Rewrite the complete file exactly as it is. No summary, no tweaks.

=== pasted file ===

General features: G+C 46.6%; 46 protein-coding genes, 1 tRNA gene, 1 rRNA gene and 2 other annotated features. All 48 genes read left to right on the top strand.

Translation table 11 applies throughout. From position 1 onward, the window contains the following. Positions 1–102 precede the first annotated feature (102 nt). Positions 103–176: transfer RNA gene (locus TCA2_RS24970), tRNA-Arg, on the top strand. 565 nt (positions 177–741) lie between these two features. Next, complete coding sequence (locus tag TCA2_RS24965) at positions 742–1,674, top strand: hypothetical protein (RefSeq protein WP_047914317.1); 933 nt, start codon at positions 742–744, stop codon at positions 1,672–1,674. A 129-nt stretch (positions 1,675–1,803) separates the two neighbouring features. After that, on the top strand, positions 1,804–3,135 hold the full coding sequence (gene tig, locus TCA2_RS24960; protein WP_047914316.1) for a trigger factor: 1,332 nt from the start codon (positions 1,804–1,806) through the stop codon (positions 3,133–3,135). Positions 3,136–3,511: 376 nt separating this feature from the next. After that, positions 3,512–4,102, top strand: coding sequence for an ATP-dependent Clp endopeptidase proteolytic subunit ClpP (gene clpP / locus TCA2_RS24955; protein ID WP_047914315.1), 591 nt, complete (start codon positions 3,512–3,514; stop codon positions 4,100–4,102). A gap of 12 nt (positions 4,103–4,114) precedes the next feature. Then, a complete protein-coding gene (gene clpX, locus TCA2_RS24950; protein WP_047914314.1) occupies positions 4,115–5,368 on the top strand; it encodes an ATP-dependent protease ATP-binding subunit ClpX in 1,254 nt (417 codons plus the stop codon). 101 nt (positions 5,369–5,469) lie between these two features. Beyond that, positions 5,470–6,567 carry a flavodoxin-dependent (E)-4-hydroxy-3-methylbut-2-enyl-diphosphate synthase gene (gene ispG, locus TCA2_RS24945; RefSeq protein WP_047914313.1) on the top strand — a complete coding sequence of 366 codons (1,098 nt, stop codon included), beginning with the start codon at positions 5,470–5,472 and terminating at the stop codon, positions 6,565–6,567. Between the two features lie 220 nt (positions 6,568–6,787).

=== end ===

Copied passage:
General features: G+C 46.6%; 46 protein-coding genes, 1 tRNA gene, 1 rRNA gene and 2 other annotated features. All 48 genes read left to right on the top strand.

Translation table 11 applies throughout. From position 1 onward, the window contains the following. Positions 1–102 precede the first annotated feature (102 nt). Positions 103–176: transfer RNA gene (locus TCA2_RS24970), tRNA-Arg, on the top strand. 565 nt (positions 177–741) lie between these two features. Next, complete coding sequence (locus tag TCA2_RS24965) at positions 742–1,674, top strand: hypothetical protein (RefSeq protein WP_047914317.1); 933 nt, start codon at positions 742–744, stop codon at positions 1,672–1,674. A 129-nt stretch (positions 1,675–1,803) separates the two neighbouring features. After that, on the top strand, positions 1,804–3,135 hold the full coding sequence (gene tig, locus TCA2_RS24960; protein WP_047914316.1) for a trigger factor: 1,332 nt from the start codon (positions 1,804–1,806) through the stop codon (positions 3,133–3,135). Positions 3,136–3,511: 376 nt separating this feature from the next. After that, positions 3,512–4,102, top strand: coding sequence for an ATP-dependent Clp endopeptidase proteolytic subunit ClpP (gene clpP / locus TCA2_RS24955; protein ID WP_047914315.1), 591 nt, complete (start codon positions 3,512–3,514; stop codon positions 4,100–4,102). A gap of 12 nt (positions 4,103–4,114) precedes the next feature. Then, a complete protein-coding gene (gene clpX, locus TCA2_RS24950; protein WP_047914314.1) occupies positions 4,115–5,368 on the top strand; it encodes an ATP-dependent protease ATP-binding subunit ClpX in 1,254 nt (417 codons plus the stop codon). 101 nt (positions 5,369–5,469) lie between these two features. Beyond that, positions 5,470–6,567 carry a flavodoxin-dependent (E)-4-hydroxy-3-methylbut-2-enyl-diphosphate synthase gene (gene ispG, locus TCA2_RS24945; RefSeq protein WP_047914313.1) on the top strand — a complete coding sequence of 366 codons (1,098 nt, stop codon included), beginning with the start codon at positions 5,470–5,472 and terminating at the stop codon, positions 6,565–6,567. Between the two features lie 220 nt (positions 6,568–6,787).